The effort to crack down on turnstile-jumpers is part of a broader policing strategy promoted by police commissioner Bill Bratton—and endorsed by Mayor Bill de Blasio—to go after so-called qualify of life issues as a deterrent to more serious forms of crime. Opponents argue that arresting massive numbers of individuals for minor infractions unfairly subjects poor and minority New Yorkers to harassment. The attack on Ronald Johns certainly makes the case for the second argument; a 22-year-old African American man was pepper sprayed, choked and punched repeatedly for the nonviolent “crime” of not paying a $2.50 Metrocard fare.
2. Rosan Miller, a seven-months-pregnant woman, was placed in a chokehold while being arrested for disorderly conduct at her East New York home. Officers initially came to the house because Miller was grilling on a public sidewalk in violation of local law. But the altercation quickly escalated, and ended with Miller, her husband and her brother all being led away in handcuffs—in front of her 7-year-old daughter.
The use of chokeholds by local police officers has been banned by New York City for over 20 years. Yet as these recent incidents—and the 1,000 others mentioned in complaints filed against the city since 2009 alone—reveal, the practice is still widely used. The NYPD claims it is reviewing the chokehold complaints and reviewing its use of force practices more broadly, but these sorts of toothless statements don’t inspire much confidence that the officers involved will be disciplined or that institutional change will actually be implemented.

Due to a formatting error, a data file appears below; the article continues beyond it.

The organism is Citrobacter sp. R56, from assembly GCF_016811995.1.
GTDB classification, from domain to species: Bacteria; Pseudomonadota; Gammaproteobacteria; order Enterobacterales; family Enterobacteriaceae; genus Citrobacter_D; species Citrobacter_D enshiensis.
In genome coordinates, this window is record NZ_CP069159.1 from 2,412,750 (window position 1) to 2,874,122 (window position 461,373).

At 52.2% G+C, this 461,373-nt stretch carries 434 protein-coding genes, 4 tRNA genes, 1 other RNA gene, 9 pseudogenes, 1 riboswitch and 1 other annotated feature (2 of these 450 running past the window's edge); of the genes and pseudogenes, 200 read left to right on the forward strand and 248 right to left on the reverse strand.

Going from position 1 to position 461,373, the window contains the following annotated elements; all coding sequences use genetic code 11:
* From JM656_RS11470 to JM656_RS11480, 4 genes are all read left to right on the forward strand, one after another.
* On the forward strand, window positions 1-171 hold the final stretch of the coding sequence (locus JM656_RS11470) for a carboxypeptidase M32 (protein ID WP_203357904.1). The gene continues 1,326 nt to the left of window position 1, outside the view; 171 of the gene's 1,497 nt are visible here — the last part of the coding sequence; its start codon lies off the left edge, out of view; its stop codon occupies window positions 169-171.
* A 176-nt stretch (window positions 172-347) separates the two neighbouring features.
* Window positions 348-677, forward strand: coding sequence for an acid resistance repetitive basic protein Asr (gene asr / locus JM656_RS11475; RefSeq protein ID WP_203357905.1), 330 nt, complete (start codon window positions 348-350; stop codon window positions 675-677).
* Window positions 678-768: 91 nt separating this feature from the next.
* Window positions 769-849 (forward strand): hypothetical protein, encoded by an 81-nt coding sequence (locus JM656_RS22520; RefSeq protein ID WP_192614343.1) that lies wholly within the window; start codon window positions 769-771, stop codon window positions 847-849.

3. As the New York Daily News reported on Monday night, two emergency medical technicians from the New York Fire Department recently had to stop four police officers who were beating a handcuffed patient. After the patient, who is emotionally disturbed, spit and cursed at an officer at the 67th street station in East Flatbush, four cops punched the man in the face repeatedly and only stopped beating him when the EMTs physically intervened. The man was shackled to a stretcher with his wrists bound at the time of the incident.
All three cases occurred in low-income neighborhoods with poor records of police-community relations. The crimes involved were minor, nonviolent offenses that usually result in a ticket, not jail time. All of the individuals were injured by cops after they had already been physically restrained and could cause no physical harm to the officers arresting them. Excessive use of force does not even begin to describe these profound abuses of power.